Article

Forcing Versus Feedback: Epidemic Malaria and Monsoon Rains in Northwest India

Imperial College London, United Kingdom
PLoS Computational Biology (Impact Factor: 4.83). 09/2010; 6(9):e1000898. DOI: 10.1371/journal.pcbi.1000898
Source: PubMed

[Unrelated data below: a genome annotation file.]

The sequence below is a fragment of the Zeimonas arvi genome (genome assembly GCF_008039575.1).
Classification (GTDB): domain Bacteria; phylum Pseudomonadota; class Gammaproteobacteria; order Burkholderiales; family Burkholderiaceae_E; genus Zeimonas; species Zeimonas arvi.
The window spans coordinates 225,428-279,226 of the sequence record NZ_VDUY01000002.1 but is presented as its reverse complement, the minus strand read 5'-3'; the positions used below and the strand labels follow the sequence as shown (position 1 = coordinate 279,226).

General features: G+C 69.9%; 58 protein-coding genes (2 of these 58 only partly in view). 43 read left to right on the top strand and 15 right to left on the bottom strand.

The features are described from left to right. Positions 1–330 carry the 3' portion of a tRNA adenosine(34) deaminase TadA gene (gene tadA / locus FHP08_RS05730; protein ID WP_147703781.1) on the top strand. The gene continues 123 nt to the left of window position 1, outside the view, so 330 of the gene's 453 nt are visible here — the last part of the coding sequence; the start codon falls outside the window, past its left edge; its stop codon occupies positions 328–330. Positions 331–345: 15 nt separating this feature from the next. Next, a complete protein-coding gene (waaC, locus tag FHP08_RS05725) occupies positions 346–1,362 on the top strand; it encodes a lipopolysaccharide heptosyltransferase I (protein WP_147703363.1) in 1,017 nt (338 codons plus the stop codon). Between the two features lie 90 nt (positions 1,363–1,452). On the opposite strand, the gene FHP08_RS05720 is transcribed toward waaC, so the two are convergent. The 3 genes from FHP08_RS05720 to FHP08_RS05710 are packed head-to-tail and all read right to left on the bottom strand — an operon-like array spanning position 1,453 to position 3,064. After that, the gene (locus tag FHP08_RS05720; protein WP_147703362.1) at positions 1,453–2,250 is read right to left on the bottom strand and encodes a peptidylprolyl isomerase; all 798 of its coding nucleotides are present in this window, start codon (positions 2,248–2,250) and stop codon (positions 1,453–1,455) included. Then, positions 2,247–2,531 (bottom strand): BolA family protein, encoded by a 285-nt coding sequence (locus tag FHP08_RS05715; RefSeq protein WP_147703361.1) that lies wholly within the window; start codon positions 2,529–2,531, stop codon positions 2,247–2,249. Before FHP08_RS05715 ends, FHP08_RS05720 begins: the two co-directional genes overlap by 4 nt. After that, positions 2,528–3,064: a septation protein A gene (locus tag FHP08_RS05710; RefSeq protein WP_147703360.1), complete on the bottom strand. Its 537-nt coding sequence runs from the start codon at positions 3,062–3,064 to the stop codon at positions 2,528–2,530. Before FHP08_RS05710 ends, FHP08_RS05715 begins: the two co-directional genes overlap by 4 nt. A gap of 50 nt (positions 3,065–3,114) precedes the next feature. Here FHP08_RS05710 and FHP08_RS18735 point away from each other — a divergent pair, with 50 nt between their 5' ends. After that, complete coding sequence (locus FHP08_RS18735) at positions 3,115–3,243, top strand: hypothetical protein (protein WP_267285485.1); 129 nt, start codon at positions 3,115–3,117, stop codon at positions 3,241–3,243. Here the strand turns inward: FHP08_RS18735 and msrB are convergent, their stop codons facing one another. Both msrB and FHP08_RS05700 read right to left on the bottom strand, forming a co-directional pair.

ABSTRACT Malaria epidemics in regions with seasonal windows of transmission can vary greatly in size from year to year. A central question has been whether these interannual cycles are driven by climate, are instead generated by the intrinsic dynamics of the disease, or result from the resonance of these two mechanisms. This corresponds to the more general inverse problem of identifying the respective roles of external forcings vs. internal feedbacks from time series for nonlinear and noisy systems. We propose here a quantitative approach to formally compare rival hypotheses on climate vs. disease dynamics, or external forcings vs. internal feedbacks, that combines dynamical models with recently developed, computational inference methods. The interannual patterns of epidemic malaria are investigated here for desert regions of northwest India, with extensive epidemiological records for Plasmodium falciparum malaria for the past two decades. We formulate a dynamical model of malaria transmission that explicitly incorporates rainfall, and we rely on recent advances on parameter estimation for nonlinear and stochastic dynamical systems based on sequential Monte Carlo methods. Results show a significant effect of rainfall in the inter-annual variability of epidemic malaria that involves a threshold in the disease response. The model exhibits high prediction skill for yearly cases in the malaria transmission season following the monsoonal rains. Consideration of a more complex model with clinical immunity demonstrates the robustness of the findings and suggests a role of infected individuals that lack clinical symptoms as a reservoir for transmission. Our results indicate that the nonlinear dynamics of the disease itself play a role at the seasonal, but not the interannual, time scales. They illustrate the feasibility of forecasting malaria epidemics in desert and semi-arid regions of India based on climate variability. This approach should be applicable to malaria in other locations, to other infectious diseases, and to other nonlinear systems under forcing.

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